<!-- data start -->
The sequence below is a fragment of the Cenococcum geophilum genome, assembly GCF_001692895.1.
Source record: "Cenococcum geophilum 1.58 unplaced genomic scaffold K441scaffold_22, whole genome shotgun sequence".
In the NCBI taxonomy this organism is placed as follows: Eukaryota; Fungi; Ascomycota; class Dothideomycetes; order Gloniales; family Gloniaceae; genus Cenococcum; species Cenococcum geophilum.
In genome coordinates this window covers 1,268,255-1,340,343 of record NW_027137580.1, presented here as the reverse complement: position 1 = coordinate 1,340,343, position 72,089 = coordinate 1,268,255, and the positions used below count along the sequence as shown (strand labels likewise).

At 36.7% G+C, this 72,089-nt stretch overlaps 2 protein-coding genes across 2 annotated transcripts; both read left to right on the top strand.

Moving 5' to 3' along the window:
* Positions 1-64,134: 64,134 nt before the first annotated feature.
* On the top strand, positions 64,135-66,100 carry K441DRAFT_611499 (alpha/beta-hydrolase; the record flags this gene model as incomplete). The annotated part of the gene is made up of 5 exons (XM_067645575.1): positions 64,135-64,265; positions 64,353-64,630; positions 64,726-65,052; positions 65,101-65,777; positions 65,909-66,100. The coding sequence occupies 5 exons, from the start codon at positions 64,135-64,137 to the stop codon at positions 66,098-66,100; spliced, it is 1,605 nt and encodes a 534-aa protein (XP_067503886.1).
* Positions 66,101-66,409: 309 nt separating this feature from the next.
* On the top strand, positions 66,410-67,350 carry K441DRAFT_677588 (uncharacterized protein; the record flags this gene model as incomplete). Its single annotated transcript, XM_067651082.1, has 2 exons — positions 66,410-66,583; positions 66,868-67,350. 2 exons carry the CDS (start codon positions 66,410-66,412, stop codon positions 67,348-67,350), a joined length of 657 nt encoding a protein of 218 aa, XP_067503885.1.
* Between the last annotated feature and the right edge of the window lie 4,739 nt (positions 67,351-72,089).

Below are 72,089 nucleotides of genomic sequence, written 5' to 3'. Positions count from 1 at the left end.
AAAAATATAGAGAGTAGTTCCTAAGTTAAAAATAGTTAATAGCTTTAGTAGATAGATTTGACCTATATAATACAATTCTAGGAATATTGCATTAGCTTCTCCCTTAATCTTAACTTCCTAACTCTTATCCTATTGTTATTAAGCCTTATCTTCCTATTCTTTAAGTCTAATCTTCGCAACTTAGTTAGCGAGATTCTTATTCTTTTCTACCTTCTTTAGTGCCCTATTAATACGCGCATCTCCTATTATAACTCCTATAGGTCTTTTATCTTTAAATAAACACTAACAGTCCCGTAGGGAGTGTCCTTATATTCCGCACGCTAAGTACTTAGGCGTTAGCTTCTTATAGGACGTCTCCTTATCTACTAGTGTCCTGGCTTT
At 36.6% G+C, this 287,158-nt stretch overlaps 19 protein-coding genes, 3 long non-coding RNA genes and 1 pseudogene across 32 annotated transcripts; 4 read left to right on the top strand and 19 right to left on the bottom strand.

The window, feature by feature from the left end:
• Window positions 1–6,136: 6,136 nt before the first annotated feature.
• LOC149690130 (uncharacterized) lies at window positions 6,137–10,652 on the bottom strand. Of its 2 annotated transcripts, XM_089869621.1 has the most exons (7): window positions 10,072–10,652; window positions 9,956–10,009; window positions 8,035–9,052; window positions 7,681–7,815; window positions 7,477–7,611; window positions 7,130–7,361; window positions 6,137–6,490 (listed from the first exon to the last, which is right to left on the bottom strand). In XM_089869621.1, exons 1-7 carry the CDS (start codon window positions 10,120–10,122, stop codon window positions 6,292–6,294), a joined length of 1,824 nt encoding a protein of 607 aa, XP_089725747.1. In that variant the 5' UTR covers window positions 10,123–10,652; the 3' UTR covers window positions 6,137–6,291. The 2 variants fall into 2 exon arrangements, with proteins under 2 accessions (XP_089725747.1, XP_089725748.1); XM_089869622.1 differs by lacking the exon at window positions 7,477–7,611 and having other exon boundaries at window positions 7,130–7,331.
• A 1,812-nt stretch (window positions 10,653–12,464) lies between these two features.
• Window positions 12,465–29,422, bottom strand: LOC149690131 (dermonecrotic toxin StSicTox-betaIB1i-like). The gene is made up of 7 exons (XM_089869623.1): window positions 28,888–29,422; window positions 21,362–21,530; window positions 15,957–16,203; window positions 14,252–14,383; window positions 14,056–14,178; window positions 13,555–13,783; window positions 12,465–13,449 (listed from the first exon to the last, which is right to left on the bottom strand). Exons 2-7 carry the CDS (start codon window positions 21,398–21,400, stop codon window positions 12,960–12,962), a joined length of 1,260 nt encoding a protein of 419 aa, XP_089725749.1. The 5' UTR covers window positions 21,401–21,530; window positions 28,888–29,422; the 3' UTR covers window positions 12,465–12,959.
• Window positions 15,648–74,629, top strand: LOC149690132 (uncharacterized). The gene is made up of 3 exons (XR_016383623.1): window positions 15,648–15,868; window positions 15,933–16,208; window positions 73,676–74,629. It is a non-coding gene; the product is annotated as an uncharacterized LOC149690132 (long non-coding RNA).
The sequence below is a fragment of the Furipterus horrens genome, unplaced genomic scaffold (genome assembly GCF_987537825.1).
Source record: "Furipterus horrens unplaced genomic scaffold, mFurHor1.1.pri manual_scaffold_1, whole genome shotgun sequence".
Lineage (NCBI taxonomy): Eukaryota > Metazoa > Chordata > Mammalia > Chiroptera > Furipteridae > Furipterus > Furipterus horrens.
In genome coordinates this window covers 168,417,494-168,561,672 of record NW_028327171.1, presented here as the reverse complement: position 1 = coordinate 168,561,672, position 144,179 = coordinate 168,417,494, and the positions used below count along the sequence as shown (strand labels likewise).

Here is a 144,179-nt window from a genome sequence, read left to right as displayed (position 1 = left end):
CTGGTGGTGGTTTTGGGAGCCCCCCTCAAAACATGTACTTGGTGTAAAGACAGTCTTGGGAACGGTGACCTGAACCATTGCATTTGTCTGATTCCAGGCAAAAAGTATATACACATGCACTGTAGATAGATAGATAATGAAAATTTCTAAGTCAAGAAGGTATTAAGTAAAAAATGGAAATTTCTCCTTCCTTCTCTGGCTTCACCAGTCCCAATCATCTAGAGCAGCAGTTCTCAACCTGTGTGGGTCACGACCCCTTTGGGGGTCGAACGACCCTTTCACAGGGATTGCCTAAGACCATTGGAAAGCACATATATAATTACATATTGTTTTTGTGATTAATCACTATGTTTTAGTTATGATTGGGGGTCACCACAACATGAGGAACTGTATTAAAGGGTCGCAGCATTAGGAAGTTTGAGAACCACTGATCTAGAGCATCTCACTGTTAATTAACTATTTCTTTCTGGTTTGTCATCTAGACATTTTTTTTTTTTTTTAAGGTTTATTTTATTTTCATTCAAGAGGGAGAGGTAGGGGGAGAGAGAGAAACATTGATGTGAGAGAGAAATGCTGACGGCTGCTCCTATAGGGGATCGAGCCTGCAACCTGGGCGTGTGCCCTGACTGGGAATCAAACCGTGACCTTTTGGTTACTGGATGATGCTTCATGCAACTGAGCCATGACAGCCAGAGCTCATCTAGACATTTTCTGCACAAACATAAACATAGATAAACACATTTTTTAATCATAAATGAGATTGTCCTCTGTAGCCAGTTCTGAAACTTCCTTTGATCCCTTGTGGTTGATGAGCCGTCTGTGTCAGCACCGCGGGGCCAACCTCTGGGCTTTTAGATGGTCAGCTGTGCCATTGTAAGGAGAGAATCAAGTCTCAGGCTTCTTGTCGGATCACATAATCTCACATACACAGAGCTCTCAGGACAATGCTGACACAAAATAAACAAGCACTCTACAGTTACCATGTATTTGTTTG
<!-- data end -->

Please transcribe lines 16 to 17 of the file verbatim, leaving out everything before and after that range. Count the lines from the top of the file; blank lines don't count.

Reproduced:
• Window positions 1–6,136: 6,136 nt before the first annotated feature.
• LOC149690130 (uncharacterized) lies at window positions 6,137–10,652 on the bottom strand. Of its 2 annotated transcripts, XM_089869621.1 has the most exons (7): window positions 10,072–10,652; window positions 9,956–10,009; window positions 8,035–9,052; window positions 7,681–7,815; window positions 7,477–7,611; window positions 7,130–7,361; window positions 6,137–6,490 (listed from the first exon to the last, which is right to left on the bottom strand). In XM_089869621.1, exons 1-7 carry the CDS (start codon window positions 10,120–10,122, stop codon window positions 6,292–6,294), a joined length of 1,824 nt encoding a protein of 607 aa, XP_089725747.1. In that variant the 5' UTR covers window positions 10,123–10,652; the 3' UTR covers window positions 6,137–6,291. The 2 variants fall into 2 exon arrangements, with proteins under 2 accessions (XP_089725747.1, XP_089725748.1); XM_089869622.1 differs by lacking the exon at window positions 7,477–7,611 and having other exon boundaries at window positions 7,130–7,331.